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Men’s Lacrosse

Notre Dame falls to Duke in NCAA championship

| Monday, May 26, 2014

BALTIMORE – In a thrilling and ultimately heartbreaking national championship game that went down to the wire, No. 6 seed Notre Dame’s epic rally fell short against top-seeded Duke on Monday, as the Irish lost to the Blue Devils, 11-9.

After falling behind, 8-2, with 6:40 left in the third quarter at M&T Bank Stadium, the Irish (12-6, 2-3 ACC) stormed back to come within one goal of the Blue Devils (17-3, 4-1), outscoring Duke, 6-3, down the stretch. In the end, it was not enough to make up for a poor first half in which the Irish scored one goal and managed just nine shots.

“[We] just played 30 minutes of poor lacrosse to start the game, and … I don’t know what to attribute that to,” Irish coach Kevin Corrigan said. “We thought all along that the last 20 minutes of the game were going to be where the game was decided. We knew we were deeper, we knew we would be stronger in the last 20 minutes, and we were — we just came up a play or two short.”

Notre Dame’s offensive attack was led by freshman midfielder Sergio Perkovic, who scored a career-high five goals, all of which came in the second half.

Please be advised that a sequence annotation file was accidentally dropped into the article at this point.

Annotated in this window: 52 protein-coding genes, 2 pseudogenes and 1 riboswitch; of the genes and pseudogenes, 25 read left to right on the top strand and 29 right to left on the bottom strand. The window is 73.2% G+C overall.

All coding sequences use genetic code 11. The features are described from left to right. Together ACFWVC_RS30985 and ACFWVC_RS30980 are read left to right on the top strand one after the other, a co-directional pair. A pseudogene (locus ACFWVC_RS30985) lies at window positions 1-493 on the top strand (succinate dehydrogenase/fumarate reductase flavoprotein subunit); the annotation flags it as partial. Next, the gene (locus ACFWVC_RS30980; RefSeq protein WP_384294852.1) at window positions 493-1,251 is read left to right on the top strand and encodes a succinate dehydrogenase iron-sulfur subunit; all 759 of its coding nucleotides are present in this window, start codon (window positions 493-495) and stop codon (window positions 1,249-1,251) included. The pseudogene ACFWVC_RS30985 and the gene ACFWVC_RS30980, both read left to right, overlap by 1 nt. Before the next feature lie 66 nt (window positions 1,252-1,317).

“It was about the second practice of the year when I turned to our coaches and said, he may be the best player we’ve ever had, so he’s no surprise to me because I’ve been watching him since September, and I think he’s going to be one of the absolute stars in college lacrosse for the next three years because he’s terrifically talented,” Corrigan said of Perkovic.

Sophomore attackman Matt Kavanagh, the team’s leading scorer, added two goals and an assist, which gave him 75 points on the season, a program record. The Irish offense averaged 11.33 goals in the NCAA and ACC tournaments.

“We really found our stride [on offense] around the ACC tournament,” Kavanagh said. “We continued to work hard in practice every day, not taking days off, knowing that it could be our last week. We just had to trust in everyone that was on the field. [I] couldn’t be more proud of my teammates.”